In a survey of the ants of Tennessee (Dennis 1938), lamellidens was the commonest Aphaenogaster found, except for Aphaenogaster fulva (the latter probably a combination of several species). It was collected in many forest types, up to a level of 2500 feet in the mountains, nesting in stumps and rotten logs. Dennis (1938) suggests that low temperatures restrict lamellidens to lower elevations. In North Carolina, Carter (1962) found lamellidens in hardwood, pine, and mixed forests, usually in mesic rather than xeric conditions. The species seemed to be more common in pine forests. Nests were in rotten wood, stumps, and standing dead trees. Large numbers of individuals could be found under loose bark. In Florida, I, like Carroll, have found lamellidens restricted to dead, often rotted out, portions of large, standing, live trees, always in mesic forests or edges of swamp forests. This regional difference in nest site may possibly reflect the history of Florida and adjacent areas of the Coastal Plain. During parts of the Pleistocene, the cliniate was much drier, and large trees and logs may have been confined to riverine corridors and bottomlands. Seasonal flooding could have precluded nesting in fallen logs, leaving the rotted out portions of standing trees as the only useable nest sites. As recently as two or three centuries ago, the uplands of Florida in their native state burned frequently, leaving open pine forest with little dead wood, as fallen dead trees were mostly consumed by fire. Swamp forests and floodplain forests would have been the primary refuges for lamellidens, with logs and stumps submerged or saturated during periods of high water.

Aphaenogaster lamellidens has a strong chemical repellent that is easily detected by the human nose and unpleasant to taste when specimens are aspirated from tree trunks.

Flight Period

Jan Feb Mar Apr May Jun Jul Aug Sep Oct Nov Dec

Source: antkeeping.info.



Mcz-ent00669686 Aphaenogaster lamellidens hef.jpgMcz-ent00669686 Aphaenogaster lamellidens hal.jpgMcz-ent00669686 Aphaenogaster lamellidens had.jpgMcz-ent00669686 Aphaenogaster lamellidens lbs.JPG
Worker. . Owned by Museum of Comparative Zoology.
MCZ ENT Aphaenogaster-lamellidens hef.jpgMCZ ENT Aphaenogaster-lamellidens hal.jpgMCZ ENT Aphaenogaster-lamellidens had.jpgMCZ ENT Aphaenogaster-lamellidens lbs.jpg
Worker. . Owned by Museum of Comparative Zoology.

Images from AntWeb

Aphaenogaster lamellidens casent0103589 head 1.jpgAphaenogaster lamellidens casent0103589 profile 1.jpgAphaenogaster lamellidens casent0103589 dorsal 1.jpgAphaenogaster lamellidens casent0103589 label 1.jpg
Worker. Specimen code casent0103589. Photographer April Nobile, uploaded by California Academy of Sciences. Owned by ABS, Lake Placid, FL, USA.


Images from AntWeb

Aphaenogaster lamellidens casent0103592 head 1.jpgAphaenogaster lamellidens casent0103592 profile 1.jpgAphaenogaster lamellidens casent0103592 dorsal 1.jpgAphaenogaster lamellidens casent0103592 label 1.jpg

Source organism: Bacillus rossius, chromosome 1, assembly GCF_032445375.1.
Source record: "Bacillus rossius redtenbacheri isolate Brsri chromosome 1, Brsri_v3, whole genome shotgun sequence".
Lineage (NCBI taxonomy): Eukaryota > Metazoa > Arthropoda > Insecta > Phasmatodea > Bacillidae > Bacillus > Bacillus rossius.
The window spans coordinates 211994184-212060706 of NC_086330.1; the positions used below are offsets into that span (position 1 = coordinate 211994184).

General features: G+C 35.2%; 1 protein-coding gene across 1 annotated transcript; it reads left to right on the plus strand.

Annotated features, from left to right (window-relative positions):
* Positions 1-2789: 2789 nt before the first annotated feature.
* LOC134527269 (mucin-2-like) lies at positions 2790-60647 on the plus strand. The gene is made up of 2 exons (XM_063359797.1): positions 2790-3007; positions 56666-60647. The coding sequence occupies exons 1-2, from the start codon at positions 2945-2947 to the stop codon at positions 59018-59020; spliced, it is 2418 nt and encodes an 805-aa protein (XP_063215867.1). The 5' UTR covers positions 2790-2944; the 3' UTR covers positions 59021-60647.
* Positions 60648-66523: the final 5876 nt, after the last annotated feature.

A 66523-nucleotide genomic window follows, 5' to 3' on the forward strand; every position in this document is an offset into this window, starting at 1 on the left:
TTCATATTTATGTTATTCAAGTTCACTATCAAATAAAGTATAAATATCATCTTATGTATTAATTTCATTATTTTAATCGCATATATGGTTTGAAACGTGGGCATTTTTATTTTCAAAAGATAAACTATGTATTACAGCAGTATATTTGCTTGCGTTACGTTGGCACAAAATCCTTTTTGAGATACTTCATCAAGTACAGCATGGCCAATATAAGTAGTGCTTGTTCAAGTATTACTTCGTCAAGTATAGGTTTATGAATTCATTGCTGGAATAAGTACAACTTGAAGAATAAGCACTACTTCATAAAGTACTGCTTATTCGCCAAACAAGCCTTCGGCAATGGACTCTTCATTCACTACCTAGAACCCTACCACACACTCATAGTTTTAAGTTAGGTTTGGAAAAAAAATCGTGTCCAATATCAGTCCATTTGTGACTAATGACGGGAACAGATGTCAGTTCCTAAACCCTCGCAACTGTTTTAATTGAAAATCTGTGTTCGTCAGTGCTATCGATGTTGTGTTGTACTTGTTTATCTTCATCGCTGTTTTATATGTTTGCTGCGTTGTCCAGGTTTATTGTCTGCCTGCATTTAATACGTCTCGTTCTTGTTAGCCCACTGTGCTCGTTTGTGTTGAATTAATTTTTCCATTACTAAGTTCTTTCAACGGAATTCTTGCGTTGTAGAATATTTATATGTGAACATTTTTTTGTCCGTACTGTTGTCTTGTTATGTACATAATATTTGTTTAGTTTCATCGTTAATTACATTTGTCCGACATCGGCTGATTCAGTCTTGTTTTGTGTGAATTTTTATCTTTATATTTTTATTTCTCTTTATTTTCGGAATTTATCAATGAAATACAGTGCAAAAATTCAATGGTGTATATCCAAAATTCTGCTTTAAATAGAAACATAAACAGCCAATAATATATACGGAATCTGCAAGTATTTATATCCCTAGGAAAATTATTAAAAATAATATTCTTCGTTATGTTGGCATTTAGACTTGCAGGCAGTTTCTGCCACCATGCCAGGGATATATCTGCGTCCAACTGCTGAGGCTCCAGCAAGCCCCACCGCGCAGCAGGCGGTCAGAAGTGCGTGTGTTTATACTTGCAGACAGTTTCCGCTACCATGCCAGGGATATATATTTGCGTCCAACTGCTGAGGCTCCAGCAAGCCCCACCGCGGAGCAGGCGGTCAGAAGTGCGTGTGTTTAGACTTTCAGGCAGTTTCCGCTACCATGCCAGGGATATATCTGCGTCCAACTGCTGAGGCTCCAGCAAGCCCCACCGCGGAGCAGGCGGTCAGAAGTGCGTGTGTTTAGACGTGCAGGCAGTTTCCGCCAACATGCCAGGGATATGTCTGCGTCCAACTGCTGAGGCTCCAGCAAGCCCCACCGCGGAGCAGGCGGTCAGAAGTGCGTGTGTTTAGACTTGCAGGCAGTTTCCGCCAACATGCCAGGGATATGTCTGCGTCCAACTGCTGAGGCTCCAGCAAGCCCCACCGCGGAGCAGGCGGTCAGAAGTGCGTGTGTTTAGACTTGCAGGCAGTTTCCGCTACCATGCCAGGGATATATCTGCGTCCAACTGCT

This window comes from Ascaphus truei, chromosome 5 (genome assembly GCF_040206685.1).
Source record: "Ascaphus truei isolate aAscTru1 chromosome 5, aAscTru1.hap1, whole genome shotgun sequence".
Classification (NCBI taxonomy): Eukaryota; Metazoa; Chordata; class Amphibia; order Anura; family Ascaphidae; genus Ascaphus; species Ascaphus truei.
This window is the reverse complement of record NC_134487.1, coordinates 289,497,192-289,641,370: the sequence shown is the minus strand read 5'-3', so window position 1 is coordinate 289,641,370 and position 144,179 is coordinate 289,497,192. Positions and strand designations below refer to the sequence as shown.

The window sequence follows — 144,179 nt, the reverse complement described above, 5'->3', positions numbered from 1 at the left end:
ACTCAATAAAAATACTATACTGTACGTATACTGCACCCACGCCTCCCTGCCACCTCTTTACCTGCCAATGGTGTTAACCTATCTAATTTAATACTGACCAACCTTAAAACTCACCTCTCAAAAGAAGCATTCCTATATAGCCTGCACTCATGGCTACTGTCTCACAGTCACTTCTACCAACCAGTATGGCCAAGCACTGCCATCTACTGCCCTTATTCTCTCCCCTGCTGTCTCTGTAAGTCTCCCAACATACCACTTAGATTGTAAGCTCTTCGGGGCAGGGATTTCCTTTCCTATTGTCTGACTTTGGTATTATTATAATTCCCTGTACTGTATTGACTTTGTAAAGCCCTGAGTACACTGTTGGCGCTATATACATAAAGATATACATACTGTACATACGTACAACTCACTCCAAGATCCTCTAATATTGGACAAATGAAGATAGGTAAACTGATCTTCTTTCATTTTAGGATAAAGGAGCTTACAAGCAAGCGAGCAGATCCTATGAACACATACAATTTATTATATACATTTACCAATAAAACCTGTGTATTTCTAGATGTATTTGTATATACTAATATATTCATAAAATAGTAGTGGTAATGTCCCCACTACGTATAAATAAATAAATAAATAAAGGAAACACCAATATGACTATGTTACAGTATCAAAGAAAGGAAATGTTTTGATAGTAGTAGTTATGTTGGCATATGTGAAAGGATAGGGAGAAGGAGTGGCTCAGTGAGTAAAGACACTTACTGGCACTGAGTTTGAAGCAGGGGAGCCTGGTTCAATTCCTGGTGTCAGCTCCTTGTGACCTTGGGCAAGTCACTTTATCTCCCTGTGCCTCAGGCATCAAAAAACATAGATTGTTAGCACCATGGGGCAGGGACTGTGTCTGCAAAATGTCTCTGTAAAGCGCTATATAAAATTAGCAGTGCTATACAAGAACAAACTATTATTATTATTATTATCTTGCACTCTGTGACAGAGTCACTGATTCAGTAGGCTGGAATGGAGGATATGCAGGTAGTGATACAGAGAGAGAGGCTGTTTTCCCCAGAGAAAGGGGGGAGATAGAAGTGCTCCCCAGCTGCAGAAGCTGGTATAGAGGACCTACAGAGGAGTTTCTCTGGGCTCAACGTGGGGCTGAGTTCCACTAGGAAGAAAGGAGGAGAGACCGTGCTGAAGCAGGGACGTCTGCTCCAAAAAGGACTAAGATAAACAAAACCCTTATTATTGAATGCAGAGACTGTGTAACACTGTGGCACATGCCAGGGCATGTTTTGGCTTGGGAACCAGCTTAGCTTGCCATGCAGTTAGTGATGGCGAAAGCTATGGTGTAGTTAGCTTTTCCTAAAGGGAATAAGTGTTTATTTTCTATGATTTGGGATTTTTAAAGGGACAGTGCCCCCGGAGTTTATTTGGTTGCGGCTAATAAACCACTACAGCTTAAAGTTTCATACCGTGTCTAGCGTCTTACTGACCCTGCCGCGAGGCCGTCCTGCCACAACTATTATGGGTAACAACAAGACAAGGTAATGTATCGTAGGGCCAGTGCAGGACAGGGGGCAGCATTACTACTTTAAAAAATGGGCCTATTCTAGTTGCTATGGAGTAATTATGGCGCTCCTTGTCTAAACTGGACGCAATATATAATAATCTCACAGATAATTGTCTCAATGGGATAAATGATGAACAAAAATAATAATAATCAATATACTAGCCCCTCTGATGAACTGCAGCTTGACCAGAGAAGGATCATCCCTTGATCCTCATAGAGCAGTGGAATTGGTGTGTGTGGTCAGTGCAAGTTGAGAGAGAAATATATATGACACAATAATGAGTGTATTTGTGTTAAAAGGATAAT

Queen (alate/dealate). Specimen code casent0103592. Photographer April Nobile, uploaded by California Academy of Sciences. Owned by ABS, Lake Placid, FL, USA.


Images from AntWeb

Aphaenogaster lamellidens casent0103593 head 1.jpgAphaenogaster lamellidens casent0103593 profile 1.jpgAphaenogaster lamellidens casent0103593 profile 2.jpgAphaenogaster lamellidens casent0103593 dorsal 1.jpgAphaenogaster lamellidens casent0103593 label 1.jpg
Male (alate). Specimen code casent0103593. Photographer April Nobile, uploaded by California Academy of Sciences. Owned by ABS, Lake Placid, FL, USA.


The following information is derived from Barry Bolton's Online Catalogue of the Ants of the World.

  • lamellidens. Aphaenogaster lamellidens Mayr, 1886d: 444 (w.q.m.) U.S.A. (Maryland, Virginia, Florida).
    • [Note: type-locality designated as Virginia by Creighton, 1950a: 144.]
    • Taber & Cokendolpher, 1988: 95 (k.).
    • Combination in Stenamma (Aphaenogaster): Emery, 1895c: 302;
    • combination in Aphaenogaster: Wheeler, W.M. 1913c: 114;
    • combination in Aphaenogaster (Attomyrma): Emery, 1921f: 58.
    • Status as species: Cresson, 1887: 260; Dalla Torre, 1893: 102; Emery, 1895c: 302; Wheeler, W.M. 1904e: 304; Wheeler, W.M. 1905f: 383; Wheeler, W.M. 1910g: 565; Wheeler, W.M. 1913c: 114; Emery, 1921f: 58; Smith, M.R. 1928b: 246; Smith, M.R. 1930a: 4; Wheeler, W.M. 1932a: 5; Creighton, 1950a: 144; Smith, M.R. 1951a: 796; Smith, M.R. 1958c: 117; Carter, 1962a: 6 (in list); Smith, D.R. 1979: 1361; DuBois & LaBerge, 1988: 137; Deyrup, et al. 1989: 95; Bolton, 1995b: 70; Deyrup, 2003: 44; Coovert, 2005: 46; MacGown & Forster, 2005: 71; Deyrup, 2017: 49; Mackay & Mackay, 2017: 282 (redescription).
    • Senior synonym of nigripes: Creighton, 1950a: 144; Smith, M.R. 1958c: 117; Smith, D.R. 1979: 1361; Bolton, 1995b: 70; Coovert, 2005: 46; Mackay & Mackay, 2017: 282.
  • nigripes. Aphaenogaster lamellidens var. nigripes Smith, M.R. 1923b: 308 (w.) U.S.A. (Mississippi).
    • Subspecies of lamellidens: Dennis, 1938: 285; Smith, M.R. 1951a: 796.
    • Junior synonym of lamellidens: Creighton, 1950a: 144; Smith, M.R. 1958c: 117; Smith, D.R. 1979: 1361; Bolton, 1995b: 71; Coovert, 2005: 46; Mackay & Mackay, 2017: 282.



  • 2n = 38 (USA) (Crozier, 1977; Taber & Cokendolpher, 1988).